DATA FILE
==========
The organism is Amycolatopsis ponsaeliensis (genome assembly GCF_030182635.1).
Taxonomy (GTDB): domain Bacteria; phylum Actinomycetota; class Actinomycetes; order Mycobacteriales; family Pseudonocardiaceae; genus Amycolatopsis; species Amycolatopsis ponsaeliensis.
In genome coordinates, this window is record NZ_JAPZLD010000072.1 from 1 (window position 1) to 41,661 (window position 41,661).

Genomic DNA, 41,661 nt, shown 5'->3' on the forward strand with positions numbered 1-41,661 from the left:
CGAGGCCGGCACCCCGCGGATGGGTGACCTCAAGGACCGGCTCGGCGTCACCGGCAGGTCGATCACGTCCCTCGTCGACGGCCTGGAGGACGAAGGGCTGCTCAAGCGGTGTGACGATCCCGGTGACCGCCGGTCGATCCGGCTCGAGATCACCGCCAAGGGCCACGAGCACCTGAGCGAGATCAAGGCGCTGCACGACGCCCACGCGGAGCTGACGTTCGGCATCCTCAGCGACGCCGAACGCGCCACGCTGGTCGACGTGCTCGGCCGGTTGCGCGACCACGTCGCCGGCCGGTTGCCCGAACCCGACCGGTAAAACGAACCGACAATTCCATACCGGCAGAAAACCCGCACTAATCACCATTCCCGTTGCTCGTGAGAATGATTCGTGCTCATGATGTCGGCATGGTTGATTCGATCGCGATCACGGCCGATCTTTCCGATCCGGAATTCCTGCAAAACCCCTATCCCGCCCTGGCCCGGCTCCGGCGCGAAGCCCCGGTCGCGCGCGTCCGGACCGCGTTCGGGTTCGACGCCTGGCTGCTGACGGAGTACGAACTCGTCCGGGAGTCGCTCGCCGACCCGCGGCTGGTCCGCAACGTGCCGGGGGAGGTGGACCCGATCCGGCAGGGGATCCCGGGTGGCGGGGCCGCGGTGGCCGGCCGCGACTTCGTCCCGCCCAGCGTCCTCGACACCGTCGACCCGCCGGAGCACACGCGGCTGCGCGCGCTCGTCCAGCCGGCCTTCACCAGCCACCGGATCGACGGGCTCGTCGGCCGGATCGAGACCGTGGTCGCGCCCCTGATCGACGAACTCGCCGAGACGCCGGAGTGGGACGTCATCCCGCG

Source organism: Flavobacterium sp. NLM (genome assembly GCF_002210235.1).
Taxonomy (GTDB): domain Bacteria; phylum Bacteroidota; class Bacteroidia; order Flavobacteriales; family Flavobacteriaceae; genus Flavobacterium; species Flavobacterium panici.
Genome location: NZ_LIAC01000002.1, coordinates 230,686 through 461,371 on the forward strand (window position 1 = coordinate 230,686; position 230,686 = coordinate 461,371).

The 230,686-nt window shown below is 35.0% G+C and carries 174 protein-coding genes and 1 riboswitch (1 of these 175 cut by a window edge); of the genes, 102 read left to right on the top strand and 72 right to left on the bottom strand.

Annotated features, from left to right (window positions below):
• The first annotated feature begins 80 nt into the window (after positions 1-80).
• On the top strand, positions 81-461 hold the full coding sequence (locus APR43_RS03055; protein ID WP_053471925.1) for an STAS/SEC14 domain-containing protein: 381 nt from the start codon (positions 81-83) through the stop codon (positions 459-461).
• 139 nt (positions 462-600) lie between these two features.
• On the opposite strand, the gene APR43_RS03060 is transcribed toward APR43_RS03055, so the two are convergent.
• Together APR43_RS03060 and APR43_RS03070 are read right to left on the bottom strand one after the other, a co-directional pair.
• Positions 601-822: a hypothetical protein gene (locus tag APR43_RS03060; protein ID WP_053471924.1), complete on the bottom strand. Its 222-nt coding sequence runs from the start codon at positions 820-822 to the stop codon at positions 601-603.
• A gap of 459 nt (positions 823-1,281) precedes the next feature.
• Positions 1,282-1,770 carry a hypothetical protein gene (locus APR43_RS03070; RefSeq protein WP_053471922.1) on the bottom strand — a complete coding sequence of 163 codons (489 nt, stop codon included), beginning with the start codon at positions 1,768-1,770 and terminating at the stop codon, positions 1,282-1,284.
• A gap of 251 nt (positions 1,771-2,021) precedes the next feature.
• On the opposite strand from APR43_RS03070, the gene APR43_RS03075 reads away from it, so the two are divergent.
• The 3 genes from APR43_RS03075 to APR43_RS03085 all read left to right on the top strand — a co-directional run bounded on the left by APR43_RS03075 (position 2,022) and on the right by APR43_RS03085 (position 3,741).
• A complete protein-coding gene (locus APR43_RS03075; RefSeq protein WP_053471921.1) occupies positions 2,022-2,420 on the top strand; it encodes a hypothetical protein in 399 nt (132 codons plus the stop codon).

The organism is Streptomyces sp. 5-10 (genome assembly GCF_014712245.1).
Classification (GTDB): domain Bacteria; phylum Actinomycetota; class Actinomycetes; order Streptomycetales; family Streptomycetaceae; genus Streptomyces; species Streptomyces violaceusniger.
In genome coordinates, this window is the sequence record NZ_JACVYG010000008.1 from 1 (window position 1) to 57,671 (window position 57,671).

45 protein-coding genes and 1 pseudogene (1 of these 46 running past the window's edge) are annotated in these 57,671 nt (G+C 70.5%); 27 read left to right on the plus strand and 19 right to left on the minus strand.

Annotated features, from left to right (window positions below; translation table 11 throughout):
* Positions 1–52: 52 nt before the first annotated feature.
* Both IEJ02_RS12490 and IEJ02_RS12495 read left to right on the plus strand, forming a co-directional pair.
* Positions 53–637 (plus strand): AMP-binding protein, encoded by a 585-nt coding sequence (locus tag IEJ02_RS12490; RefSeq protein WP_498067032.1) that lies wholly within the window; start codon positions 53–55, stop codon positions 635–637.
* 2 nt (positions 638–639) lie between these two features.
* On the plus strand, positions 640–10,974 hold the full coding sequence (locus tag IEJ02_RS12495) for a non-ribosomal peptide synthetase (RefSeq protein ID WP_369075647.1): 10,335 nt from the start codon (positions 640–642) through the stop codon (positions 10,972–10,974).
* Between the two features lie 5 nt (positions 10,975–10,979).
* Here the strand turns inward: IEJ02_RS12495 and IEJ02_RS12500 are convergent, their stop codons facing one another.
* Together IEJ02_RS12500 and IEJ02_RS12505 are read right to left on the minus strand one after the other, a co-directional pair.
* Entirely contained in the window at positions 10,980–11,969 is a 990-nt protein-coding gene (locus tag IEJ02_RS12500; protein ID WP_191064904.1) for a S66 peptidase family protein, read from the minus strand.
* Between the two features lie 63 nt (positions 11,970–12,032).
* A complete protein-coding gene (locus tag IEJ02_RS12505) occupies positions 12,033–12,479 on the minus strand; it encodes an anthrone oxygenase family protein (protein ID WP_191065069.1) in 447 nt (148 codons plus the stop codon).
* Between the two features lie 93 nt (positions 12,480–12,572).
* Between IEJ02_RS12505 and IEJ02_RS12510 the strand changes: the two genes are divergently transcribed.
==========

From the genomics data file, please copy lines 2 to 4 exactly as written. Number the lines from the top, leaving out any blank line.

Taxonomy (GTDB): domain Bacteria; phylum Actinomycetota; class Actinomycetes; order Mycobacteriales; family Pseudonocardiaceae; genus Amycolatopsis; species Amycolatopsis ponsaeliensis.
In genome coordinates, this window is record NZ_JAPZLD010000072.1 from 1 (window position 1) to 41,661 (window position 41,661).

Genomic DNA, 41,661 nt, shown 5'->3' on the forward strand with positions numbered 1-41,661 from the left: